Skip to main content
Organization News

Composite consortium exploring smart bridges through RevV

A lightweight bridge deck system in Morgan County required less time to install than a traditional concrete bridge, reducing energy costs and on-site construction costs. Credit: IACMI

Building on deep partnerships and a long history in the advanced materials ecosystem in Tennessee, Composite Applications Group, or CAG, is strengthening the infrastructure of a rural community while also building a test case for rebuilding critical infrastructure with longer-lasting composite materials.

In 2021, CAG, a consortium of companies that provide composite solutions, led a public-private project to build a high-tech bridge in Morgan County, Tennessee, that is equipped with a fiber-reinforced polymer composite material bridge deck embedded with fiber optic sensors. It replaced a damaged decades-old concrete crossing which, like thousands of low-volume rural bridges across the state and nation, was rated structurally deficient and outdated.

The composite materials provide a lightweight, easy-to-install, and long-lasting surface, while the sensors monitor the composite deck system over time to give critical performance and safety data. Enabled by the state of Tennessee-funded RevV program, CAG drew on resources from IACMI – The Composites Institute and the University of Tennessee, Knoxville.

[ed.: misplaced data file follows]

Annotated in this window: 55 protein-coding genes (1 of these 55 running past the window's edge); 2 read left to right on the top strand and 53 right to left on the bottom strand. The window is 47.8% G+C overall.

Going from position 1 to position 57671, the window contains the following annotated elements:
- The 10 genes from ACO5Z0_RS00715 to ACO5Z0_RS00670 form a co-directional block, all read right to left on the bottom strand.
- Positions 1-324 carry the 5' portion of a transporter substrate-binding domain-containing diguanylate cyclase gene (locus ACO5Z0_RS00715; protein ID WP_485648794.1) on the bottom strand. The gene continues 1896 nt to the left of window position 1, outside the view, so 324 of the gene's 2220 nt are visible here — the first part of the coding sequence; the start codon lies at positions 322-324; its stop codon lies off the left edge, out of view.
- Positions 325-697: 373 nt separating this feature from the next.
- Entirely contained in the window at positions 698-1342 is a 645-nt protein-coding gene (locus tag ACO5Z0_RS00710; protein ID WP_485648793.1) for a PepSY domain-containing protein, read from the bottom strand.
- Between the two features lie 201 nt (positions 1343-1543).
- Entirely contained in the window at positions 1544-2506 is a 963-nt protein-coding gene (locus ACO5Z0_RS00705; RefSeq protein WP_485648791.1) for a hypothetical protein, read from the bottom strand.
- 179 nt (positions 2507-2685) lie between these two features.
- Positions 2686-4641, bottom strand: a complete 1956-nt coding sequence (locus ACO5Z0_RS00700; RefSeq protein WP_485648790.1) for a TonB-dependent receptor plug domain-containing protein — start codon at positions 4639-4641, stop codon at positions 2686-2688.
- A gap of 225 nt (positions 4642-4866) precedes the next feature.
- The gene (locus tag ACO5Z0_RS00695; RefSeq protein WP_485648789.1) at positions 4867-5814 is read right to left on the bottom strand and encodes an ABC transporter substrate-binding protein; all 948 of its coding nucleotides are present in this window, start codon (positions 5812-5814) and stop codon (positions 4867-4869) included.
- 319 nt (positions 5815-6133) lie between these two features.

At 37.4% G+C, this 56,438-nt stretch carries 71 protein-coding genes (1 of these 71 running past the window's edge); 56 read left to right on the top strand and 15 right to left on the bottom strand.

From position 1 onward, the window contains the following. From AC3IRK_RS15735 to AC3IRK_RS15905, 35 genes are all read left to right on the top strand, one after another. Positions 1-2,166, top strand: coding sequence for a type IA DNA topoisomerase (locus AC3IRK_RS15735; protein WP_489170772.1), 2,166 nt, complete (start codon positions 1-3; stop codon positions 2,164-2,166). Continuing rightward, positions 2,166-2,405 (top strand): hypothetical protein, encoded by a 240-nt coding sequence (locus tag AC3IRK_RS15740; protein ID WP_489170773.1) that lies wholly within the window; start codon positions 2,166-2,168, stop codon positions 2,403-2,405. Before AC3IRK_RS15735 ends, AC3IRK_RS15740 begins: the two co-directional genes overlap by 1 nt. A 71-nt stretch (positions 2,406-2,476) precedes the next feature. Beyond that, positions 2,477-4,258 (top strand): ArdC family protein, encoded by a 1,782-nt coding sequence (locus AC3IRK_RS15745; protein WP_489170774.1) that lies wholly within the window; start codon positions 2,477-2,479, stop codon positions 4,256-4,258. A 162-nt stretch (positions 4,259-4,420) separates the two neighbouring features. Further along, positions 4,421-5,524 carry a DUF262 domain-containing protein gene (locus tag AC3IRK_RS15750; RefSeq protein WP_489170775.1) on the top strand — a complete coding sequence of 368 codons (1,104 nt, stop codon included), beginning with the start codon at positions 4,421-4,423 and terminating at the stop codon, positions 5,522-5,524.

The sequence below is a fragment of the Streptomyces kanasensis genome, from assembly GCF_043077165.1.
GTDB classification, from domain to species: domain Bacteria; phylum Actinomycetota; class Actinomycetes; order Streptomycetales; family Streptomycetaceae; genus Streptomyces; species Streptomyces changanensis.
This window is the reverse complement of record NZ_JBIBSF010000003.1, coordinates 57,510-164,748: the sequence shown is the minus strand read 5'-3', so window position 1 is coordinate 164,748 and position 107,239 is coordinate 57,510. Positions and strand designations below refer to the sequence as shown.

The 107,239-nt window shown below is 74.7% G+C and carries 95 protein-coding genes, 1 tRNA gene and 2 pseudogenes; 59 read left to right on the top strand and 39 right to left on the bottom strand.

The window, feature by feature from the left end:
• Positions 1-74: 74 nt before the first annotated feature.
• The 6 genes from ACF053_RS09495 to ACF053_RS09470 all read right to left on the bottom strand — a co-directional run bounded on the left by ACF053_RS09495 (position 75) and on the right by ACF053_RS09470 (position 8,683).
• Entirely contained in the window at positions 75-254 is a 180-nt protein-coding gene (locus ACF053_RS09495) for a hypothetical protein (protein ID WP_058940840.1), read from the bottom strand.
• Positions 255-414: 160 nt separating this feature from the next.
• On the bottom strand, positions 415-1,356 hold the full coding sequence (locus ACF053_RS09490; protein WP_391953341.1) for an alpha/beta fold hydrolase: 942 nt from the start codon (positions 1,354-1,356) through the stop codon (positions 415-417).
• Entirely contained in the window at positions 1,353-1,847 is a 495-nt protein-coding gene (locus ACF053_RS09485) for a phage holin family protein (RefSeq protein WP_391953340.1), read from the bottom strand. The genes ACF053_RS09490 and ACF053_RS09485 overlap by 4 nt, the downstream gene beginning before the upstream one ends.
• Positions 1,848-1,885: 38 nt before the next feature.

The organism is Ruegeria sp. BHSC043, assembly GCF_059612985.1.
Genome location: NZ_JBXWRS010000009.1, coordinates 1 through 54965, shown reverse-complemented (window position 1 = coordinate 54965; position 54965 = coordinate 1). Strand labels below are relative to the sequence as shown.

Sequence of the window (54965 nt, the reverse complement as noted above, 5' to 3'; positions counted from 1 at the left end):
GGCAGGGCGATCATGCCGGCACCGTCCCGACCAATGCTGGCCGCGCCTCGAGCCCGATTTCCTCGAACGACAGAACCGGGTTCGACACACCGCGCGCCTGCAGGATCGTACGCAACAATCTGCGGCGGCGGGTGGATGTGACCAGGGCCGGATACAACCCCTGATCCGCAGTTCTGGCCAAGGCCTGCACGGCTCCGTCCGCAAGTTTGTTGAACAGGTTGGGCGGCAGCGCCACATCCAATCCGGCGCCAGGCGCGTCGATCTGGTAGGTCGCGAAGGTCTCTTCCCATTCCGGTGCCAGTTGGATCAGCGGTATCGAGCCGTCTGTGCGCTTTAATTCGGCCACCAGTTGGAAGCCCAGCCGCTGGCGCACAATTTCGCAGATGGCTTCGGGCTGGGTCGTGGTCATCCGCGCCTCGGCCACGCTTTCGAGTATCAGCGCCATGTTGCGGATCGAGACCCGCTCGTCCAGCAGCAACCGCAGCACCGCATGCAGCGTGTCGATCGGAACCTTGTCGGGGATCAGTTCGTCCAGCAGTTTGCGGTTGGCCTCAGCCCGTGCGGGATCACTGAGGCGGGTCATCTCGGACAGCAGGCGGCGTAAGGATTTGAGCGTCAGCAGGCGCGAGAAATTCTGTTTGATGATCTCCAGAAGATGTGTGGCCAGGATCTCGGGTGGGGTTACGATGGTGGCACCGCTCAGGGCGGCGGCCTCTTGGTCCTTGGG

“This bridge allows us to build a business case for being a composite bridge deck provider,” said Jeff McCay, president and founder of CAG, based in Chattanooga. “The data that is being collected and analyzed at UT will give transportation departments the information they need to make engineering decisions. The data shows that composites work better than conventional construction.”

Since the Morgan County bridge opened, McCay has received interest from several regional departments of transportation. He hopes CAG will be able to continue outfitting rural areas with new bridges.

“This project has kind of opened our eyes to the need in the rural communities. A conventional bridge needs repairs every 15-20 years, but composites provide a solution that will last a community a lifetime.”

Read the full news release from UT Knoxville.